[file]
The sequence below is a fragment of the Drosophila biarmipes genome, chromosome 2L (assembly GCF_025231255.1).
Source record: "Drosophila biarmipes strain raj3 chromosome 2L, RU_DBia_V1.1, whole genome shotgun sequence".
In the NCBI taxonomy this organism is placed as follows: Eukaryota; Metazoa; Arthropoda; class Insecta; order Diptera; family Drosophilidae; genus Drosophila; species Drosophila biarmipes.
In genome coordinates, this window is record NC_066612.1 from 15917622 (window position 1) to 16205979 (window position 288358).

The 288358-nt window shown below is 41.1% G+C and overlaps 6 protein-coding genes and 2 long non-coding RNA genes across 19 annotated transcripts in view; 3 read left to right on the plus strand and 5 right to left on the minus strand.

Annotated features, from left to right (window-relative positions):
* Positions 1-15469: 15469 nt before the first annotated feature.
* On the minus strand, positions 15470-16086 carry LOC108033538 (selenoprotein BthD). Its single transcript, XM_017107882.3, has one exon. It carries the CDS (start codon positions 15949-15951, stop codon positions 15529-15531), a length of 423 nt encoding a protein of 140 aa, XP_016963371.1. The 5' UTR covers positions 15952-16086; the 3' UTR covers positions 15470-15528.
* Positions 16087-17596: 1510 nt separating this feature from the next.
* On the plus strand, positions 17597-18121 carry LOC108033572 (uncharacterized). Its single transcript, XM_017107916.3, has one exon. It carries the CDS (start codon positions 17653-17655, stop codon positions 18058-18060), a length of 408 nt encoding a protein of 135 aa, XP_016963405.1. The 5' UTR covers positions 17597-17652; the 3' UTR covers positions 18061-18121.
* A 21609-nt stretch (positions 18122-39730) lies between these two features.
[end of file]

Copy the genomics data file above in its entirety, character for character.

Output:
The sequence below is a fragment of the Drosophila biarmipes genome, chromosome 2L (assembly GCF_025231255.1).
Source record: "Drosophila biarmipes strain raj3 chromosome 2L, RU_DBia_V1.1, whole genome shotgun sequence".
In the NCBI taxonomy this organism is placed as follows: Eukaryota; Metazoa; Arthropoda; class Insecta; order Diptera; family Drosophilidae; genus Drosophila; species Drosophila biarmipes.
In genome coordinates, this window is record NC_066612.1 from 15917622 (window position 1) to 16205979 (window position 288358).

The 288358-nt window shown below is 41.1% G+C and overlaps 6 protein-coding genes and 2 long non-coding RNA genes across 19 annotated transcripts in view; 3 read left to right on the plus strand and 5 right to left on the minus strand.

Annotated features, from left to right (window-relative positions):
* Positions 1-15469: 15469 nt before the first annotated feature.
* On the minus strand, positions 15470-16086 carry LOC108033538 (selenoprotein BthD). Its single transcript, XM_017107882.3, has one exon. It carries the CDS (start codon positions 15949-15951, stop codon positions 15529-15531), a length of 423 nt encoding a protein of 140 aa, XP_016963371.1. The 5' UTR covers positions 15952-16086; the 3' UTR covers positions 15470-15528.
* Positions 16087-17596: 1510 nt separating this feature from the next.
* On the plus strand, positions 17597-18121 carry LOC108033572 (uncharacterized). Its single transcript, XM_017107916.3, has one exon. It carries the CDS (start codon positions 17653-17655, stop codon positions 18058-18060), a length of 408 nt encoding a protein of 135 aa, XP_016963405.1. The 5' UTR covers positions 17597-17652; the 3' UTR covers positions 18061-18121.
* A 21609-nt stretch (positions 18122-39730) lies between these two features.